Growing Seminaries

Nearly every regular reader of this blog is well aware that American Christianity has been in decline for many years.  Given this reality one would expect that seminary enrollment would also be declining since this schooling is often required of those seeking ordination (and in traditions where such advanced degrees are not required they have long been an attractive and helpful professional credential).  According to a new report from the Association of Theological Schools, more than 1 in 3 Read More …

A Progressive Seminary First

Recently I wrote about the changes made by the Association of Theological Schools that allows seminaries to offer accredited Master of Divinity degrees comprised of coursework that can be completed 100% online.  Chicago Theological Seminary is now marketing that they are "the only progressive seminary to offer an accredited MDiv completely online." So What? For the future of seminary education to change as a result of going online, such an education must be available for would be students Read More …

Fully Online Seminary Education

During the first 10 years of the 21st century, the number of students in higher education taking at least one online course nearly tripled (for more, check out "The Rise of Online Higher Ed").  There was also considerable growth in the number of fully online students. Just as the church tends to change more slowly than the culture at large, seminary education seems to shift more slowly than higher education in general.  Like most pastors, I attended seminary in an era when online education Read More …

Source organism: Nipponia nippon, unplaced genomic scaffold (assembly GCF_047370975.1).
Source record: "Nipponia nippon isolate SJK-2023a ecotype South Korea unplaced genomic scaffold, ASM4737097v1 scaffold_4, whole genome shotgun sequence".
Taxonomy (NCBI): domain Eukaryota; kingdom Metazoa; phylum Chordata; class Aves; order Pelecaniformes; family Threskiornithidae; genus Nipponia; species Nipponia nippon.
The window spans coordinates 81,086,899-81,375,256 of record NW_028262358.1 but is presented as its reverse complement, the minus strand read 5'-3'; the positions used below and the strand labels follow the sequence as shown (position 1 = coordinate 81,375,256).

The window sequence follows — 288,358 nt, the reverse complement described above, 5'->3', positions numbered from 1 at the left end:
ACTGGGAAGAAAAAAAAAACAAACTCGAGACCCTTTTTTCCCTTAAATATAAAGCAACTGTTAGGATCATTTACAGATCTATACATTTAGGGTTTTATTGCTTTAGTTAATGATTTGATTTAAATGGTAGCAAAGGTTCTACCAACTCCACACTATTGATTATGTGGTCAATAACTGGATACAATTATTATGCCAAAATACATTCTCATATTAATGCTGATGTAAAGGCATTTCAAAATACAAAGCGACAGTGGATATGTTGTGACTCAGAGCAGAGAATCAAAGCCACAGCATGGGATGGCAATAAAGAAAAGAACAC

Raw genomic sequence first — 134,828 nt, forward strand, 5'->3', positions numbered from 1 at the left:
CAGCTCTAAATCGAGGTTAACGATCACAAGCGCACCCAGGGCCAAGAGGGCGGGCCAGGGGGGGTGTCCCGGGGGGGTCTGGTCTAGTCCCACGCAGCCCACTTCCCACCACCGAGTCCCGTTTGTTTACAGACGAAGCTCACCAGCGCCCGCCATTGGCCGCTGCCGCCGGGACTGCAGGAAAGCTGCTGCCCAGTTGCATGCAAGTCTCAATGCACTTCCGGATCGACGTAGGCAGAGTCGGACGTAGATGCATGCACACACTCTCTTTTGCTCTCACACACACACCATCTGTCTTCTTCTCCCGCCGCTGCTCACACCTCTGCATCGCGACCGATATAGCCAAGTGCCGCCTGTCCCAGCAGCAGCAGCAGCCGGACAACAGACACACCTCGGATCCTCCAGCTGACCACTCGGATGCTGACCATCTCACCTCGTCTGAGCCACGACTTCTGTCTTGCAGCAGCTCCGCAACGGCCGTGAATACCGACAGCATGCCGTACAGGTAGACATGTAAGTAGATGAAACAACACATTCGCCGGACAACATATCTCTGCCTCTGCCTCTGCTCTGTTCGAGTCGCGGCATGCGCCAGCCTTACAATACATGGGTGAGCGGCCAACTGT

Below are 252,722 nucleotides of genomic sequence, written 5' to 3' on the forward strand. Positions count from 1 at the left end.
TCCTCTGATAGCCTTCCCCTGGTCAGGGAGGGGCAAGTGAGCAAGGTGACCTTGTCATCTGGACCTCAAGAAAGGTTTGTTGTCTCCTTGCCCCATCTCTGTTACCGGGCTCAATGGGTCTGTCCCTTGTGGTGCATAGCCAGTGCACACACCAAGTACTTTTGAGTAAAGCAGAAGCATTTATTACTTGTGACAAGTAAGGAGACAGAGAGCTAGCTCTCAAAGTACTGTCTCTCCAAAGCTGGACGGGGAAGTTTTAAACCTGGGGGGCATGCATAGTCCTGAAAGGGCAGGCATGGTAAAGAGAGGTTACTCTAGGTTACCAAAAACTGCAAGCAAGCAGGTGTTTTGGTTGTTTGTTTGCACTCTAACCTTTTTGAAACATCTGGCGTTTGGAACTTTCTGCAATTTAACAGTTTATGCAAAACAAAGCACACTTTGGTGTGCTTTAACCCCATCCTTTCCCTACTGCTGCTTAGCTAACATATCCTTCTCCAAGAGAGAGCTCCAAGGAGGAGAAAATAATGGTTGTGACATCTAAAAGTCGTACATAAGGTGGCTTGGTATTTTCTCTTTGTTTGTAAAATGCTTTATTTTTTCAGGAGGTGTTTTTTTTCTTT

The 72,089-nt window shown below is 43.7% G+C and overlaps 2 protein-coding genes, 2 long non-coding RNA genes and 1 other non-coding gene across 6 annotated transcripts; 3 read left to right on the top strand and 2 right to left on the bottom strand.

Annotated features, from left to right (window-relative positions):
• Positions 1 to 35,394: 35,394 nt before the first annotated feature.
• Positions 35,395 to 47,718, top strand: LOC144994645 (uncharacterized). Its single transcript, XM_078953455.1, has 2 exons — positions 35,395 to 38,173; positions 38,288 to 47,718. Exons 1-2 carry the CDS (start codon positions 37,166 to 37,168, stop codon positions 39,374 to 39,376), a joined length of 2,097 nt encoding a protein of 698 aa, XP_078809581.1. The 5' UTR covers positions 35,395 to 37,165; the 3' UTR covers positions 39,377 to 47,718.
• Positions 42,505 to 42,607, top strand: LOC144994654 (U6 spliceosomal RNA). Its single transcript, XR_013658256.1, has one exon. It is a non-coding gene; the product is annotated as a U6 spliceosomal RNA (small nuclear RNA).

Life After Seminary

For generations, seminaries were primarily designed to train people for pastoral ministry. Today, less than half of all graduates of the typical seminary degree for pastors (master of divinity) plan to engage in full-time church ministry. According to the Association of Theological Schools the shift has taken place in just a few decades.  At that time, over 90% of students planned to enter full-time church ministry.  The percentage has declined ever since, reaching 52% by 2001 and now Read More …

A Survey About my Theological Studies

Yesterday I received an e-mail request to complete an Alumni Survey.  The survey, sent by the university from which I received my doctoral degree, is a standard instrument provided by the Association of Theological Schools (ATS).  The survey included a significant number of questions related to the usefulness of coursework for my current position and my overall experience.   Since I now work full-time in higher education, I found many of the questions intriguing, especially those about theology Read More …

Seminary President Discounts Online Theological Education

Paige Patterson, President of Southwestern Baptist Theological Seminary, recently made remarks that counter conventional wisdom and practice in theological education.  Tammi Ledbetter, writing for the Southern Baptist Texan, reports: Patterson’s definition of theological education is to expose students “to great men and women of God, to their lives, their homes, their habits and their commitments,” a process that requires sacrificing the comforts of home. If it were nothing more than acquiring Read More …